What is a Low carbon transformation? Agriculture (Part VI)

5 min read

Climate change is one of the most important issues facing humanity. The world needs to employ technology to drive responsible progress and sustainable economic development while reducing our environmental footprint. The world is experiencing climate change unlike anything in the last 800,000 years. As temperatures rise, food production is expected to be disrupted and food prices are predicted to rise. Modern agriculture is a major contributor to global warming, as climate models highlight the effect that agricultural practices have on our atmosphere. In addition, this sector is a major contributor to land degradation, air and water pollution, and loss of biodiversity. There are global efforts underway to support reforestation, but the GHG emission problem is a huge one. In fact it is a 35 Giga ton problem[1]; to put matter to perspective as a mental exercise, approximately 1.6 trillion new trees[2][3] would be needed to grow to absorb the existing average global annual carbon emissions (2020) assuming an average of 22 KG of carbon dioxide removed annually per tree[4]. This figure is challenging[5] and doesn’t even account for global economic growth.

Climate change and its effect on modern agriculture is one of the most pressing concerns facing food security in the world today. Adaptation to resist effects of climate change is complicated by regional and cultural variations in food systems. Food systems are diverse, some locations and modes of production are well suited to battle the future effects of climate change, while others are less so. According to the Intergovernmental Panel on Climate Change, these impacts of climate change are expected to be greatest in Africa and Asia[6]. These regions are the least developed and will be least equipped to adapt to climate change. The carbon footprint of the agricultural sector is around 12% of total global emissions[7] and 10% of emissions are within the US.[8] Modern agriculture also releases nitrogen, phosphorus, and carbon dioxide into our environment.

While the US is not the largest contributor to the global GHG emissions, it is still important to tackle in order to reach the world’s goal of net zero. The agriculture sector may be key to the solution by sequestering carbon produced by other sectors of the economy. Although agriculture involves cultivating and planting crops that absorb carbon dioxide from the atmosphere, the net effect of modern agriculture is releasing GHG to the atmosphere which is counterintuitive at first, until more details are examined.

Modern Agriculture helped increase global food supply, Image: Wikimedia Commons

A Backgrounder on fertilizers

While revolution in agriculture during the 1960s increased farm productivity, it greatly depended on the use of chemical fertilizers and pesticides. Since the 1960s, our use of artificial fertilizers has increased by 30 to 60%[9]. This indeed helped the world increase our food supply and has contributed to a higher standard of living. Pesticides are used to kill insects that would otherwise destroy crops; however, they also contaminate other plants and destroy weeds. The use of fertilizers and pesticides has greatly increased especially in developed nations. While the use of chemical fertilizer is reducing the need for labor and using less land due to increased crop yields. On the other hand, it reduces the amount of carbon being stored in the soil. This trend continues not only for crops but also from livestock, where from 1950 to 2050, global livestock production would increase by 117%[10].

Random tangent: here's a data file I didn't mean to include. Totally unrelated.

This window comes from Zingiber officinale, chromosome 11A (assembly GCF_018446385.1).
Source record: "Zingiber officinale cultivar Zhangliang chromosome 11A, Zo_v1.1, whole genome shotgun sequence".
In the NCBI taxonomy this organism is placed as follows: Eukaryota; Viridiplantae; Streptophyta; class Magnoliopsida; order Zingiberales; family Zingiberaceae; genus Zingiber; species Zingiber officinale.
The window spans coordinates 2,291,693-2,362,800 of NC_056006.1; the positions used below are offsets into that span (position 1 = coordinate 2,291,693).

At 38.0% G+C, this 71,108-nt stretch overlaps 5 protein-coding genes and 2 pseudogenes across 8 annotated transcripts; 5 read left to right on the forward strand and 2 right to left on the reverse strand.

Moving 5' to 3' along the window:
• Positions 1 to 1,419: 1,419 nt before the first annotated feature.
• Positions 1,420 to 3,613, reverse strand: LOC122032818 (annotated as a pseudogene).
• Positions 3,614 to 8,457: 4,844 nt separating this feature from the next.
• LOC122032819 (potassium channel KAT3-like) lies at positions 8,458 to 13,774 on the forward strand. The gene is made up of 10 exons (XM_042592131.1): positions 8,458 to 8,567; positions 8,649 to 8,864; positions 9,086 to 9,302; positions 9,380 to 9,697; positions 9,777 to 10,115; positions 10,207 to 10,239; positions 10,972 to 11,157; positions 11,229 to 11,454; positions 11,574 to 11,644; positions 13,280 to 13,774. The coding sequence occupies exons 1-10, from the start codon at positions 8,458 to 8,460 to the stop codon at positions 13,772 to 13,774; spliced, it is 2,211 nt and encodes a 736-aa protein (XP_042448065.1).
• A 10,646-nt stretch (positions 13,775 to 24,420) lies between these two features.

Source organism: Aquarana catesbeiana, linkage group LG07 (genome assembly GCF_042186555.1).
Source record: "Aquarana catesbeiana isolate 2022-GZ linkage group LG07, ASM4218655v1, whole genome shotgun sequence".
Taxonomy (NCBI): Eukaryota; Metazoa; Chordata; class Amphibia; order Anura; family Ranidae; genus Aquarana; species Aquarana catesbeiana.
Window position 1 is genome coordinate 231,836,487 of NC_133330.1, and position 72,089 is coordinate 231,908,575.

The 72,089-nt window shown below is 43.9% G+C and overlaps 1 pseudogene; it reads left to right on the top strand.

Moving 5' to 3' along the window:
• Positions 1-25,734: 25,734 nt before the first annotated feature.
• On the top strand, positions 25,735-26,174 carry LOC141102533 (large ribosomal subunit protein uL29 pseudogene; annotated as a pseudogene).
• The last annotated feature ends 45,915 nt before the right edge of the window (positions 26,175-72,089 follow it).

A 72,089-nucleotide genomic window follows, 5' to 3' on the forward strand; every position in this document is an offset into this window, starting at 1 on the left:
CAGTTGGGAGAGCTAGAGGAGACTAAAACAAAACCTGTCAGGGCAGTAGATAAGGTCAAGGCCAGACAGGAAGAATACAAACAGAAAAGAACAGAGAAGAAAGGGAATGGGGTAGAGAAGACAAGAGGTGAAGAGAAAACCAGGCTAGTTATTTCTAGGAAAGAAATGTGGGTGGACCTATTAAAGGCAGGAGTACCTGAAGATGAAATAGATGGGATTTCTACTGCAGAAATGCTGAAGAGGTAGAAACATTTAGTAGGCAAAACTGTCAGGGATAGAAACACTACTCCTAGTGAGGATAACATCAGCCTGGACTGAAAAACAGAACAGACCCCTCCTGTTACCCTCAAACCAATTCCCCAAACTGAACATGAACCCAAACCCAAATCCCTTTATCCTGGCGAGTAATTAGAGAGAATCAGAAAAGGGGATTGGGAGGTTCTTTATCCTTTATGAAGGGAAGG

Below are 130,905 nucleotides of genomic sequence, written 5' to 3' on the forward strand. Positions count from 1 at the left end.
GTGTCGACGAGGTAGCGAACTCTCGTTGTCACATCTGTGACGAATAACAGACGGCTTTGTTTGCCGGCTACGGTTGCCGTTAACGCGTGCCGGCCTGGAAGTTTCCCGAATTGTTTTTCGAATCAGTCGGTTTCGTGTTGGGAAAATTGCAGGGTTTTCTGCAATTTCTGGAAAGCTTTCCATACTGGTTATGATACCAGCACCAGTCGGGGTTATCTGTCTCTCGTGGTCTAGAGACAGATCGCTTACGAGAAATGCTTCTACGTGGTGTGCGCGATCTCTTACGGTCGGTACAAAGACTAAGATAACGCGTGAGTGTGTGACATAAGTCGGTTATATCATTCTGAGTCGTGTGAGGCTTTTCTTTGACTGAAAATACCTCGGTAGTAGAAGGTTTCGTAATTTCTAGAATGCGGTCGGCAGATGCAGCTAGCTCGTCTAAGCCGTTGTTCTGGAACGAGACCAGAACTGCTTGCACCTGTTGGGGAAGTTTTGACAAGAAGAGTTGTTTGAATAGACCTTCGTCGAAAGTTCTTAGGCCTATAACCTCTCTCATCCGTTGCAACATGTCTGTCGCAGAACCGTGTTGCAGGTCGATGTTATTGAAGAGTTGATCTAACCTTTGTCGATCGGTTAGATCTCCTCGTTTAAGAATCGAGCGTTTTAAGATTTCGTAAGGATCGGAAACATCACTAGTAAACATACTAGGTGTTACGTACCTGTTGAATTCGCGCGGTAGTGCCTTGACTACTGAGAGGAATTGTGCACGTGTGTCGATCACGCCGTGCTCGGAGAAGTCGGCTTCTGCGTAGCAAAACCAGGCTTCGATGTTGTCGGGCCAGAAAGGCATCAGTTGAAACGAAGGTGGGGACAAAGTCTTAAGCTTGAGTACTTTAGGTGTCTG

It is critical to address the greenhouse gas emissions from sources other than crops. To do this, the livestock industry’s greenhouse gas emissions must be a central part of the conversation. It has been well documented that livestock production, including meat and dairy, contributes significantly to the greenhouse gases that are warming our planet. Non dairy cattle in the Americas and Asia produce a significant portion of GHG emissions through enteric fermentation[11]. One of the byproducts of the meat and dairy industry is a leading contributor to global warming; Methane, a greenhouse gas more than 20 times more powerful than carbon dioxide. To make matters worse, the global population is expected to increase by 2.3 billion people by 2050[12]. As the world’s population increases, so does the demand for meat and dairy products. With no drastic behavioral changes, it is predicted that the global consumption of meat and dairy products will double by 2050[13]. This projected increase will have an enormous impact on the environment, as the industry’s greenhouse gas emissions will grow by nearly 50 percent.

So what other promising solutions are out there to address agricultural emissions besides planting trees and reforestation? It’s time to usher in a new era in food production, this would include solid rehabilitation of land to induce higher levels of carbon sequestration, breakthroughs in synthetic meat technologies that have lower carbon impact, as well as behavioural changes in human’s consumption of meat and dairy.

Low carbon farming technology

Technologies such as sensors, drones, self-driving and GPS enabled tractors are being used to increase farming productivity hence reduce resources required, however, technologies that are targeting efficiency gains in farming do not necessarily mean an absolute reduction in emissions. Technologies that target less water usage, water recirculation as well as pesticide free and low fertilizer farming would have a larger impact on emissions. Newer waves of farming technologies are promising to deliver better efficiency with lower emissions. Vertical farming, hydroponics, aeroponics, aquaponics are technologies that can deliver better results[14]. Societal trends such as local and urban farming as well as indoor home farming technologies would deliver impact if they become mainstream.